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19 December 2013 12:36 pm ,
Vol. 342 ,
After 20 years of trying, researchers have finally convicted massive volcanic eruptions in Siberia as the culprit in...
Five federally funded optical and radio telescopes in the United States could be forced to shut down over the next 3...
A 2-year budget agreement pushes back the threat of sequestration but leaves scientists still wondering how much money...
After a decade away from physics, Robert Laughlin, a Nobel laureate at Stanford University in Palo Alto, California,...
Computer scientists and others have teamed up to persuade the 117 state parties to the Convention on Certain...
The swine flu pandemic of late 2009 had a peculiar aftereffect in parts of Europe: a spike in children being diagnosed...
- 19 December 2013 12:36 pm , Vol. 342 , #6165
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Getting Down With NSF
16 May 2000 7:00 pm
Think peer review is tough? Try party review.
The National Science Foundation (NSF) hopes to stage a December gala to cap its yearlong 50th anniversary celebration. But the National Science Board, which manages NSF's $4 billion portfolio and usually conducts its affairs in a sedate, secretive, and soporific fashion, is discovering that arranging fun is no picnic.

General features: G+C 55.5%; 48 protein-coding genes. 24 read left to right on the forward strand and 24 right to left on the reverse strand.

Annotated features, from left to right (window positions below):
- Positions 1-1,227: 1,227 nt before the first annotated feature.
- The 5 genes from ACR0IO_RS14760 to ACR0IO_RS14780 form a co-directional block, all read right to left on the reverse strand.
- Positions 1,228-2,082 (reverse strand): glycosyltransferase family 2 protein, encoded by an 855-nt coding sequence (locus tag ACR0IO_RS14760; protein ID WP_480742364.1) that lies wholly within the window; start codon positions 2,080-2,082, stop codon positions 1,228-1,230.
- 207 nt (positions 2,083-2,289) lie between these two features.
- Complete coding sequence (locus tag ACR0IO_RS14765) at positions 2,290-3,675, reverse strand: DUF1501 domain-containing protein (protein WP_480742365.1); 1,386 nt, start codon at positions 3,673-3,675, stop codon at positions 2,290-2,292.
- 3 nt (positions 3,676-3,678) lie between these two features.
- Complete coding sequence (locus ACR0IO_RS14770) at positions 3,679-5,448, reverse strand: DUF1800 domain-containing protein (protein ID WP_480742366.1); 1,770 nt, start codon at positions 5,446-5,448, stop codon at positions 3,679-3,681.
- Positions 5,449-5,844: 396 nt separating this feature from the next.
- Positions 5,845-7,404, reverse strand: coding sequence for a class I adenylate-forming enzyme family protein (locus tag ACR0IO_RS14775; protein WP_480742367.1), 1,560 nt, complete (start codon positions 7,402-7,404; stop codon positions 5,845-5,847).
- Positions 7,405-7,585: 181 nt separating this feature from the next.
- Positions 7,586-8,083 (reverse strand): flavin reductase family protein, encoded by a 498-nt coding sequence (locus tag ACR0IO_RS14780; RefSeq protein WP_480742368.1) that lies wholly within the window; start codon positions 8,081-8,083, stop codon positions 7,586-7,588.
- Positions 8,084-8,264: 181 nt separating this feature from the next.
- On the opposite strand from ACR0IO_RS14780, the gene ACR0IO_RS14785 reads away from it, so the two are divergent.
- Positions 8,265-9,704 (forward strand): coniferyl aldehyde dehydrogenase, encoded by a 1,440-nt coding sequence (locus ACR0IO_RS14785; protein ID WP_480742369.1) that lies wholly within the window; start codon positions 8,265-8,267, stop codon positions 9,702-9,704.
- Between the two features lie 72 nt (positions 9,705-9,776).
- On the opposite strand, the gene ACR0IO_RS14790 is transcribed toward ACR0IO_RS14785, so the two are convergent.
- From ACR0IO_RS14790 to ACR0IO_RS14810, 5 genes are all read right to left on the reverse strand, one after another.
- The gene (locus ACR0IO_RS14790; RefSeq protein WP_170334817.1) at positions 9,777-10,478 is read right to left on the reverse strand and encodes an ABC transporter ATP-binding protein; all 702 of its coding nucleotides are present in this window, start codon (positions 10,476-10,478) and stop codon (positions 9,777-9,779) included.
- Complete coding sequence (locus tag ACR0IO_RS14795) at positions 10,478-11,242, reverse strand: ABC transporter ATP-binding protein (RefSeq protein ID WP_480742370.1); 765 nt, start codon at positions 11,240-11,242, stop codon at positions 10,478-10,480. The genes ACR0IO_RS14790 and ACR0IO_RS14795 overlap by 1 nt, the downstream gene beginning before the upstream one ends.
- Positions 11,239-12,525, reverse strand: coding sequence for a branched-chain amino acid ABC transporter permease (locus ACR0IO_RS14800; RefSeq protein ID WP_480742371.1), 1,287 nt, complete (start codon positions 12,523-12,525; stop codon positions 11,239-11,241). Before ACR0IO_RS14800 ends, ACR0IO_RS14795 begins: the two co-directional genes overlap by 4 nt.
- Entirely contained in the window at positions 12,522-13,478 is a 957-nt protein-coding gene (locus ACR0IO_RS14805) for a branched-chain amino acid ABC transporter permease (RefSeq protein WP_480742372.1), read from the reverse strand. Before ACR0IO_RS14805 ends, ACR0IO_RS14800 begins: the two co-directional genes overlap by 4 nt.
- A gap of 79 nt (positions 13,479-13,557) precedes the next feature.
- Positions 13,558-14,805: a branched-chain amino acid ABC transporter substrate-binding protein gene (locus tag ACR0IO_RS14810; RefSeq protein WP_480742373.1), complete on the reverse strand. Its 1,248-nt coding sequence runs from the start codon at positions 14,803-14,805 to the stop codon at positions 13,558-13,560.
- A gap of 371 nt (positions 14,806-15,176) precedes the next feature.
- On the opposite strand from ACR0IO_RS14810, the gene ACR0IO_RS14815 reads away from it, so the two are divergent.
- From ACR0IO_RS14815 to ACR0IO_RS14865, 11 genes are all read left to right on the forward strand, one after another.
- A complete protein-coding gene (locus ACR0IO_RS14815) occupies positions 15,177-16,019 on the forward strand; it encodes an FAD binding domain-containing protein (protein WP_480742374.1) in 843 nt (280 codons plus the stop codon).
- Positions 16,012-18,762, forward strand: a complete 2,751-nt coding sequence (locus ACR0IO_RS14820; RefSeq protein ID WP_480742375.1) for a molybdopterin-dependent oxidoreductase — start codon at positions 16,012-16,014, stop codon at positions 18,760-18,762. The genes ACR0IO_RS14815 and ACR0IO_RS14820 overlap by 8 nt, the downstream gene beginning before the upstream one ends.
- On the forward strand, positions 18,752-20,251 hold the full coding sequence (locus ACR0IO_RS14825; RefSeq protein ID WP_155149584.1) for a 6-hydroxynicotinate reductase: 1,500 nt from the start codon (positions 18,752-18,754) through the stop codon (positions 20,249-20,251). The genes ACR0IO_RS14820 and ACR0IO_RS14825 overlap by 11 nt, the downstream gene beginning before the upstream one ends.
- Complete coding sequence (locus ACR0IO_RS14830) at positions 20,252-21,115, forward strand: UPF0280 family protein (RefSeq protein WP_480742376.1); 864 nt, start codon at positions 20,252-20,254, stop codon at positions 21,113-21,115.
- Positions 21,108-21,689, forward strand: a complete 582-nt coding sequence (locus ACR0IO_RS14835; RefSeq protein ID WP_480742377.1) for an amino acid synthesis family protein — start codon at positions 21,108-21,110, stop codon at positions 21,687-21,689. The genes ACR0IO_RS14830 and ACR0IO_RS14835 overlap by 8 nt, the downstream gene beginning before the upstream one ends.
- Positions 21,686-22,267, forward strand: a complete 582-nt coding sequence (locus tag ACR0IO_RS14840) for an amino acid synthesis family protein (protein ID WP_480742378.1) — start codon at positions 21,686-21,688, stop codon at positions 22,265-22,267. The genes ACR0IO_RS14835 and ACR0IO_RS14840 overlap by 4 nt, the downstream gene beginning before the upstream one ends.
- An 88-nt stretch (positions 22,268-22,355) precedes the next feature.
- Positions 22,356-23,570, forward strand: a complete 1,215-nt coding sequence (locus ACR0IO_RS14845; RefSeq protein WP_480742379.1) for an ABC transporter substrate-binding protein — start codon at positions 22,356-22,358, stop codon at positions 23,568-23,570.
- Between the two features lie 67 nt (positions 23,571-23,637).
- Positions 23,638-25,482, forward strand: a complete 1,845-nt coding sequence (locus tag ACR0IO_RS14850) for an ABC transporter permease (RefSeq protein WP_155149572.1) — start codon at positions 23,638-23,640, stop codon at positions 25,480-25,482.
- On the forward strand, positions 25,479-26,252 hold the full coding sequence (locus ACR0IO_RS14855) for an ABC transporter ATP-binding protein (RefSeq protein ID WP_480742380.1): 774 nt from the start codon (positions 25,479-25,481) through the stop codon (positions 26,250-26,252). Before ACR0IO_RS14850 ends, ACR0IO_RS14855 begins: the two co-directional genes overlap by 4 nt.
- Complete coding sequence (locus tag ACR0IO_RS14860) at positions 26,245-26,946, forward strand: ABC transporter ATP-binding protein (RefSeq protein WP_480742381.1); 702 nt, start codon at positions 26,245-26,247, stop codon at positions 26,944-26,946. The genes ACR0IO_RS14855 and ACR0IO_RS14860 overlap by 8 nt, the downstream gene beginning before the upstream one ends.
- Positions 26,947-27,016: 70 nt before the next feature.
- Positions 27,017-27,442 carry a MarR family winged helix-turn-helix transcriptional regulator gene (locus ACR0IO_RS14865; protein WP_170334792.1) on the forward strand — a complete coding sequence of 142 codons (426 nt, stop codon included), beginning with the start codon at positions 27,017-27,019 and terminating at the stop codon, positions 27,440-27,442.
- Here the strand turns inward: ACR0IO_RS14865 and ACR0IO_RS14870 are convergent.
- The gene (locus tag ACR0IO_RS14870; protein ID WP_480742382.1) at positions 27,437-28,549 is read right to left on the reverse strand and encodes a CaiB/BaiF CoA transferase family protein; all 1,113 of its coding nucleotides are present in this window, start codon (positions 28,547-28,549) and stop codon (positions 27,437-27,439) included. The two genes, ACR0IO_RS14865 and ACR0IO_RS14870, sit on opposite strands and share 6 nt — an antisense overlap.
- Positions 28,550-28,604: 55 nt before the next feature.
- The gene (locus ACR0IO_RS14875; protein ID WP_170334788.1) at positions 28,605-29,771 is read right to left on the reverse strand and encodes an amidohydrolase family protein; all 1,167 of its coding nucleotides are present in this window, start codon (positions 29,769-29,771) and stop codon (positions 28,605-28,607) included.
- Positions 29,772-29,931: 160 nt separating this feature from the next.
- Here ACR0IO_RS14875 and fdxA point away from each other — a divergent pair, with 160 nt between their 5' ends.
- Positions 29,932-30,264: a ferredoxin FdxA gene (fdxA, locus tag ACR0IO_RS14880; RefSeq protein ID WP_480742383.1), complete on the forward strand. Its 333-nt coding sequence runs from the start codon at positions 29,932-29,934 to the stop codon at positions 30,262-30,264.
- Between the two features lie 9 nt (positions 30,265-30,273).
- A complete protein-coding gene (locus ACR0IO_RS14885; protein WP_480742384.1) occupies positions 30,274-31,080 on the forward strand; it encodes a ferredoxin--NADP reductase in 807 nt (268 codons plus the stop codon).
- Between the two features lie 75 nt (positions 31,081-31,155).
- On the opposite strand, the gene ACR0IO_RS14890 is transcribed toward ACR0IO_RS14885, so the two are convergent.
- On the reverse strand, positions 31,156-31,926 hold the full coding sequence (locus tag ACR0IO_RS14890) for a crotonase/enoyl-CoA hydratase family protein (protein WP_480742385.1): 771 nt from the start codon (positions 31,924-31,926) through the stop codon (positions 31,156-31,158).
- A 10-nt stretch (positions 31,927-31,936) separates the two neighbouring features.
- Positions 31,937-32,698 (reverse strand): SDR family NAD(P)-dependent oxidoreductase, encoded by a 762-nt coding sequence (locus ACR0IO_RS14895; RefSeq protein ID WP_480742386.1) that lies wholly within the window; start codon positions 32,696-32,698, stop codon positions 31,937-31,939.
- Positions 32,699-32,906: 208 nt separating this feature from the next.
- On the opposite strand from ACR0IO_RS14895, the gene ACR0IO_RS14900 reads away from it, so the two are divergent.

The presidentially appointed panel is trying to choose entertainment that would please everyone--and offend no one. Its travails became public on 4 May after an earlier closed meeting ended in what Carnegie Institution astronomer Vera Rubin, chair of the party committee, described as "a state of disorder."
"We considered the Capitol Steps," a local comedy group that does political satire, Rubin explained to the full board. "But we worried that they might say something embarrassing." The chief alternative--music--was equally contentious. Factions favoring ballroom dancing vied with supporters of a sit-down concert. Nor were people fired up by one member's proposal for a "science cabaret" featuring posters by winners of student science competitions. Another member hinted darkly that a mariachi band, which made a surprise appearance at a farewell dinner for former NSF director Neal Lane, could reappear as the default choice.
Beyond entertainment are two other potential land mines: location (the White House is a remote possibility) and the guest list. Any suggestions? Send them to firstname.lastname@example.org